Humble Beginnings

Whether it be tracing from your Peanuts books, like I did when I was young, or finger painting, there is a beginning to every designer’s repertoire. After all, everyone had to start somewhere.

I knew I wanted to be an artist after my Dad taught me how to draw a pumpkin around age 3. Needless to say I was inspired to pursue a career in art and the path from where I was then to where I am now had its ups and downs.

After seeing Randy (a friend from the past) drawing his own comics in grade school, I too wanted to draw my own comics. I can remember that day pretty vividly, coming home after being inspired and checking my house for pieces of paper, lined or not, it didn’t matter. I sat down at the kitchen table and began doodling characters for my “unnamed” comic. I eventually came up with an idea for the story, it would be about a kid in junior high who could warp to other dimensions using his locker. Still, I didn’t have a name and looked at these characters that I created from my imagination staring back at me. The kid, who I named Randy, resembled my grade school friend except for the addition of spectacles and tight green spandex.

It took me awhile, but I finally came up with a rather absurd title; “The Dingleberry Dimension". Now that the comic was finally titled I brainstormed the layout which ended up being your standard comic layout; 3 rows with 4 boxes across. At first I drew the boxes by hand but tossed that task aside when we got our first computer (a Pentium II 300 Mhz). By serendipitous means, I found out that I could just as easily draw the boxes in Microsoft Paint and print out comic sheets by the barrel.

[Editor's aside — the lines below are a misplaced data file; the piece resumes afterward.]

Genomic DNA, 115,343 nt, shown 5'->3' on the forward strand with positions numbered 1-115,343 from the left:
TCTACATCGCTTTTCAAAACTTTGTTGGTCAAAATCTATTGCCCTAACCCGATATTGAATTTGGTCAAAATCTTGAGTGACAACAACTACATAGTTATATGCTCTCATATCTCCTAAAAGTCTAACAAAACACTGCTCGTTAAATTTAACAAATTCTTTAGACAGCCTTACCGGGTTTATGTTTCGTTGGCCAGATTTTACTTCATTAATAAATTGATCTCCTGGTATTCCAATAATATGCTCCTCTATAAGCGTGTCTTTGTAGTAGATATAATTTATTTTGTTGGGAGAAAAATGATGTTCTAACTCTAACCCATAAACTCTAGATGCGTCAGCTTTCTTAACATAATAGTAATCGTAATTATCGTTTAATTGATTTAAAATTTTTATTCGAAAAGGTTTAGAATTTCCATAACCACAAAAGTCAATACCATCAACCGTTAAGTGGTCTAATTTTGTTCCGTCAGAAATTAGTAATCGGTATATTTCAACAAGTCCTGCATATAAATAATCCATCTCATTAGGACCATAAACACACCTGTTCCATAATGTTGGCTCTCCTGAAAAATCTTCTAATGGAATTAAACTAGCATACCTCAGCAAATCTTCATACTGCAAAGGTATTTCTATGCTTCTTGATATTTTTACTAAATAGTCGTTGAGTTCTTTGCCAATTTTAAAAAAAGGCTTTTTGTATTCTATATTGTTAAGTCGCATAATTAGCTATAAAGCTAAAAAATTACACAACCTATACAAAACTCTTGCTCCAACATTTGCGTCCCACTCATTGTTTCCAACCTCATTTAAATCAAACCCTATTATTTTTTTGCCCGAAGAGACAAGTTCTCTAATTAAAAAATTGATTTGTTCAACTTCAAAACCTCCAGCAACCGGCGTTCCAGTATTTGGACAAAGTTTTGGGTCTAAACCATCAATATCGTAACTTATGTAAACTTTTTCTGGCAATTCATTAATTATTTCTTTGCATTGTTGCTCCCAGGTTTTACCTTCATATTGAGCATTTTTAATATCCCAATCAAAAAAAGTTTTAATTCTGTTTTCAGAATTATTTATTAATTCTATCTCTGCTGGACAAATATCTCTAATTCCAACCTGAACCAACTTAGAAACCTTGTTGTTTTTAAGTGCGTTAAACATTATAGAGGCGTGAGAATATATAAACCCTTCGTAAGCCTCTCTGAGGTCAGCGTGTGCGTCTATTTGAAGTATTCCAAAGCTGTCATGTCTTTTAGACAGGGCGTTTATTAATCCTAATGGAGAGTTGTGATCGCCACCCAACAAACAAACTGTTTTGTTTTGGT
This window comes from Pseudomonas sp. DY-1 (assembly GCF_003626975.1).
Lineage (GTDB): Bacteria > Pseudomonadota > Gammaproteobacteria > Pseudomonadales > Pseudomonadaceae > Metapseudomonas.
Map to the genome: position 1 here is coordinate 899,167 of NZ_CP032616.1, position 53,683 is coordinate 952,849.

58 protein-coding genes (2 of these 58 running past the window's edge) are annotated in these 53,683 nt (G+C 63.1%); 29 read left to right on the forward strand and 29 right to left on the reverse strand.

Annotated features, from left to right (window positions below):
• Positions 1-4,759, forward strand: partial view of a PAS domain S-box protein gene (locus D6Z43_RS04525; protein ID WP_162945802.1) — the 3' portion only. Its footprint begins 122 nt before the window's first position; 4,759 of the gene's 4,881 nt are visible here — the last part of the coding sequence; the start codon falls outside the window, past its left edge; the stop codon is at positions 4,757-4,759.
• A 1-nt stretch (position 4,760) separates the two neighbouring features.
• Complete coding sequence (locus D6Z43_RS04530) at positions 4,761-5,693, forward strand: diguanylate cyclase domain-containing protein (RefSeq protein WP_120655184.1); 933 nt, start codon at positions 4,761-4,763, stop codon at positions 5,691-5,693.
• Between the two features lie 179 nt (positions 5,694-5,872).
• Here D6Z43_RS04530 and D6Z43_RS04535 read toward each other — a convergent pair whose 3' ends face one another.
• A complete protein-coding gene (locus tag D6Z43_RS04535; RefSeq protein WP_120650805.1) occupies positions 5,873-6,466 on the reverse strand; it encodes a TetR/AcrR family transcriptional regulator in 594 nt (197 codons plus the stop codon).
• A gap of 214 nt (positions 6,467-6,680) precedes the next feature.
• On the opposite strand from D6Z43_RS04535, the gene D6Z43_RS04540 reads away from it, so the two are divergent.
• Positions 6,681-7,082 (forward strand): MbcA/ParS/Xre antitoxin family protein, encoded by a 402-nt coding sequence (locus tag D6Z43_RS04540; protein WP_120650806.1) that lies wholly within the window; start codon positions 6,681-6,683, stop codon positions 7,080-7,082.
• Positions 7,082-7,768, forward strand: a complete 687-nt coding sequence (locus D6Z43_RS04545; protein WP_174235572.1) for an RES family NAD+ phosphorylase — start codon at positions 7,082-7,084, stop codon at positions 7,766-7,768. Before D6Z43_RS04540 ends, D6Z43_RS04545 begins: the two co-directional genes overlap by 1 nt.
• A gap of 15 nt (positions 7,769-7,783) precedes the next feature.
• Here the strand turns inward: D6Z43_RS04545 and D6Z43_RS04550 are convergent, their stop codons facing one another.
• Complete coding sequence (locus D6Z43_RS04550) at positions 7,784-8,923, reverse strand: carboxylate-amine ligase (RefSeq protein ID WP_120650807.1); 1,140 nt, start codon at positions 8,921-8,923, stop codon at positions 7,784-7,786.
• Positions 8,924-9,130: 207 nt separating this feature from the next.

Over time I would create comics based on my character Janitor Bob appropriately titled “The Adventures of Janitor Bob” and a comic based entirely on the eraser brand ”Pink Pet”. That comic in particular delved into the history of the spaceship, The Pink Pet (I know, stupid name for a spaceship) and its arch nemesis Black Pen.

After I finished a comic book I’d bind it by hand with a little help from the stapler and some tape for touch-up. I’d then show them to family, who as you can imagine enjoyed them, and friends, who typically had mixed feelings about the content. I’d hear comments from my high school cronies like, “Why is the story so sappy?” or constructive criticism like “This is confusing but well drawn", and to tell you the truth it didn’t matter. To me, what mattered was my fulfillment that came with drawing these comics and any negative comments I’d hear would go out one ear, and well you know the rest.

My point in all this, albeit an obvious one, is that we all start somewhere and that particular point in time is important for our growth from adolescence towards our lives and careers as adults and professionals. Never forget about where you came from because there is no point B without a point A.



End.
Start over

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